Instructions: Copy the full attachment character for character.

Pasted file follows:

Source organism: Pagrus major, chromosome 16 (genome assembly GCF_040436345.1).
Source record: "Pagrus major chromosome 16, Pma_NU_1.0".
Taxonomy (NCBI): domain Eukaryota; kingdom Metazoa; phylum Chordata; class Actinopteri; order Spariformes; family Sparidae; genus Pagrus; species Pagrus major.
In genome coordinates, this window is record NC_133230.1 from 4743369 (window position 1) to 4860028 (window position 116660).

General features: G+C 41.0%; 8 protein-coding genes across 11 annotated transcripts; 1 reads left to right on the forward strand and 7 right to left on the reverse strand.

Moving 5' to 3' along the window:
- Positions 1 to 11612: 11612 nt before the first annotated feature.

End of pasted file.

Source organism: Pagrus major, chromosome 16 (genome assembly GCF_040436345.1).
Source record: "Pagrus major chromosome 16, Pma_NU_1.0".
Taxonomy (NCBI): domain Eukaryota; kingdom Metazoa; phylum Chordata; class Actinopteri; order Spariformes; family Sparidae; genus Pagrus; species Pagrus major.
In genome coordinates, this window is record NC_133230.1 from 4743369 (window position 1) to 4860028 (window position 116660).

General features: G+C 41.0%; 8 protein-coding genes across 11 annotated transcripts; 1 reads left to right on the forward strand and 7 right to left on the reverse strand.

Moving 5' to 3' along the window:
- Positions 1 to 11612: 11612 nt before the first annotated feature.